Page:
Histopathological reports can provide information on the cellular properties, such as tumour vascularisation, proliferation behaviour of the tumour cells or immunological reactions of the surrounding tissue, as well as aggressiveness and invasiveness. Extracting this relevant information from a histopathological report is needed on the one hand for the understanding of tumour biology but also for the development of new therapeutic options.

Therefore, a minimal histopathological information-set for biobank samples will be developed. This dataset, which is linked to the biobank sample and stored digitally, should serve to better assess its potential suitability for certain research projects. One way to achieve this goal would be to use formalised histopathological reports.

Currently, the reality consists of mainly unstructured continuous text. From the point of view of the pathologist, however, this text makes it easier to express subtle but thoroughly relevant information and its relationships with one another. Nevertheless, every pathology report ends with a specific epicrisis. The epicrisis clearly defines the anatomical localisation of the sample, the grading and all other relevant information on possible therapeutic approaches.

Thus, the epicrisis can be seen as a summary of all the essential points of a histopathological assessment. Although one could therefore use the epicrisis to extract the desired data, the text still contains more information. The development of personalised medicine is based on the exact description of tumours and their characteristics. Automated data extraction from formalised texts or structured tables using digital tools is easy because it is more of a thesaurus than a text. However, extraction from a continuous text poses a great challenge.

To address this issue, we compare pathology reports from tumour patients within the BRoTHER network to each other’s structure and formalisation levels. Here, the above-mentioned student exchange programme plays an important role.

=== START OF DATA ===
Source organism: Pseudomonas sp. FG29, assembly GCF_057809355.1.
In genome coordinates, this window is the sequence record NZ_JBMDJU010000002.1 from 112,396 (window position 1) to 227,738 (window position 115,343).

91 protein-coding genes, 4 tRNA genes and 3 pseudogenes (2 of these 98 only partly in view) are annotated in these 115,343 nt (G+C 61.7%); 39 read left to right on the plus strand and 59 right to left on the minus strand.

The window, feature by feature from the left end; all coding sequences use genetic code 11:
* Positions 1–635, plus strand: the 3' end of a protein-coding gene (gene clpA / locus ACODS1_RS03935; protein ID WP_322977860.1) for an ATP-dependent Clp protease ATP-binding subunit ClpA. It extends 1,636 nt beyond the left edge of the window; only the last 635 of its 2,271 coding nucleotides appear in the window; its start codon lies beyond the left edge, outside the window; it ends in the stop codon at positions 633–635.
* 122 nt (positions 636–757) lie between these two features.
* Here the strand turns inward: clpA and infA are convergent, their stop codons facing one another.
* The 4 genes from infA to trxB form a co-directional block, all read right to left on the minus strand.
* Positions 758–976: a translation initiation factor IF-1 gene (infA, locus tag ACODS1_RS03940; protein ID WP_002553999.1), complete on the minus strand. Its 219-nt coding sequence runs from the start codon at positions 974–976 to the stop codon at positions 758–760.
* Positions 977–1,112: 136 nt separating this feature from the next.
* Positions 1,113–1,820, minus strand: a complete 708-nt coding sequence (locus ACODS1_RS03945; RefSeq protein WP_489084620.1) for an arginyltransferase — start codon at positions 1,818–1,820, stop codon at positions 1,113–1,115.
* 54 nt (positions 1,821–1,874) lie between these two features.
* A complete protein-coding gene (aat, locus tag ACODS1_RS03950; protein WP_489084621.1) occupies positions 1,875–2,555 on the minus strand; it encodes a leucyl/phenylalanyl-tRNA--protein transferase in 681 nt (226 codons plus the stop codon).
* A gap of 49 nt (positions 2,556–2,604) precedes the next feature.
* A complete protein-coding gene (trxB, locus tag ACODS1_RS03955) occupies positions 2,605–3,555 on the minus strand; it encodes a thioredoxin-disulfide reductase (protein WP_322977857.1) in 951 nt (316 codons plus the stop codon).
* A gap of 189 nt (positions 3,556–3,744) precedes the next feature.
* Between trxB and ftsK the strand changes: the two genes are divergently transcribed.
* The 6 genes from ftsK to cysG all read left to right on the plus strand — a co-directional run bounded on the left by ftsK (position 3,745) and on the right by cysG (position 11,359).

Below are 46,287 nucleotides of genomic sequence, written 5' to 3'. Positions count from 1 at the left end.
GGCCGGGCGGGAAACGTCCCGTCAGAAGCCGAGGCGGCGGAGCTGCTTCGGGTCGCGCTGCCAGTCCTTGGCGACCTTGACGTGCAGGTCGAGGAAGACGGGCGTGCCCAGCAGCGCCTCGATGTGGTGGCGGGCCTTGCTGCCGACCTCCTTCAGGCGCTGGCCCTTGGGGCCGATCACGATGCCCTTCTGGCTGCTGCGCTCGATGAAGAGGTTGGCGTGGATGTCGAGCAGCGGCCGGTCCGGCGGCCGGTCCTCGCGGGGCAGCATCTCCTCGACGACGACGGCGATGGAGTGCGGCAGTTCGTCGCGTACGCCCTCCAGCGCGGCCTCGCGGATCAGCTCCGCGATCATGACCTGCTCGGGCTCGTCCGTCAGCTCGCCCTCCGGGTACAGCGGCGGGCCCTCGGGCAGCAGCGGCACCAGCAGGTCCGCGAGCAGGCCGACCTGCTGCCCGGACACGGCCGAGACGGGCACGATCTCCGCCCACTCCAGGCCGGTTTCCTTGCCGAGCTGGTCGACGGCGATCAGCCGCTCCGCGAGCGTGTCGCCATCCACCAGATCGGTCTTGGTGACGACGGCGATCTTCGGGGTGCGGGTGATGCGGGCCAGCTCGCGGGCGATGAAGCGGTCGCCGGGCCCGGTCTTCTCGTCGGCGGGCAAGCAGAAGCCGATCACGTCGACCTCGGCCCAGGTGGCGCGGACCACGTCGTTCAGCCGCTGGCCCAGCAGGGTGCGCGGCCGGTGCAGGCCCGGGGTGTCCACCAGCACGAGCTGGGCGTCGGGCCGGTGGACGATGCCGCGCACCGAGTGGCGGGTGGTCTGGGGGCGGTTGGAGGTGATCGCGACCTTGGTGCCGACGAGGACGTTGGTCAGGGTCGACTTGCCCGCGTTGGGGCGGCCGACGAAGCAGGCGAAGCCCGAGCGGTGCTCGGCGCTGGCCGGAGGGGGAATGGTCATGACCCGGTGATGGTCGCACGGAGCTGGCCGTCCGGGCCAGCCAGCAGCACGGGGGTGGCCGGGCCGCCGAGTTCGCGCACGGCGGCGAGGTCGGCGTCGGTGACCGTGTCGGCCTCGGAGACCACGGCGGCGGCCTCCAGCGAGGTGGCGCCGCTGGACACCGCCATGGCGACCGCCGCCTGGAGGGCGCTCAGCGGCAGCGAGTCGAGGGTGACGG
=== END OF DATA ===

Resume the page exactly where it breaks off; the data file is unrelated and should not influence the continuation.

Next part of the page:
Graduate and postgraduate students of one institute visit a partner institute and learn how their pathological reports are built up. Based on these visits, formalised structure-organograms are created for pathology reports of each institute. These in turn will then be compared with each other in workshops.

Minimal information sets

Another task of the students is to evaluate so-called ‘minimal information sets’ for each laboratory. During their visit, the students evaluate what data from a pathological report is needed for each biobank. These sets are then also discussed at workshops and implemented in the partner’s biobank concept. Thus, concepts are permanently developed further on how to obtain acceptable data from the pathology reports for all partners and how they can be used for the biobank network, as proposed by the System of BBMRI-ERIC.8

References

  1. Development of Pat-e an innovative e-learning framework to teach histopathological features. MAICUM grant program, University Medical Centre Mainz (2011-2013; Christoph Brochhausen-Delius)
  2. Development of a quiz-mode for Pate. MAICUM grant program, University Medical Centre Mainz (2014-2015; Christoph Brochhausen-Delius)
  3. Telemedicine in the Euroregion POMERANIA-POMERANIA-Netzwerk (EU-EFRE-program; ref-nr: INT-08-0001; Matthias Evert)
  4. Kalinski T, Zwönitzer R, Sel S, Evert M, Günther T, Hofmann H, Bernarding J, Roessner A (2008) Virtual 3D microscopy using multiplane whole slide images in diagnostic pathology. Am J Clin Pathol 130: 259-264
  5. Ribback S, Flessa S, Gromoll-Bergmann K, Evert M, Dombrowski F (2014) Virtual slide telepathology with scanner systems for intraoperative frozen-section consultation. Pathol Res Pract. 210: 377-382
  6. Klement GL, Arkun K, Valik D, Roffidal T, Hashemi A, Klement C, Carmassi P, Rietman E, Slaby O, Mazanek P, Mudry P, Kovacs G, Kiss C, Norga K, Konstantinov D, André N, Slavc I, van Den Berg H, Kolenova A, Kren L, Tuma J, Skotakova J, Sterba J (2016) Future paradigms for precision oncology. Oncotarget 7: 46813-46831
  7. Steˇrba J, Steˇrbová S, Kodytková D, Valík D, Demlová R (2014) Clinical evaluation of new drugs against orphan diseases in oncology – the current situation in Europe and in our country. Vnitr Lek 60 Suppl 2: 80-5
  8. Holub P, Greplova K, Knoflickova D, Nenutil R, Valik D (2012) The biobanking research infrastructure BBMRI_CZ: a critical tool to enhance translational cancer research. Klin Onkol 25: 2S 78-81

Christoph Brochhausen
Institute of Pathology
+49 941 944 66 36
christoph.brochhausen@klinik.uni-regensburg.de

Please note, this article will appear in issue 9 of Health Europa Quarterly, which is available to read now.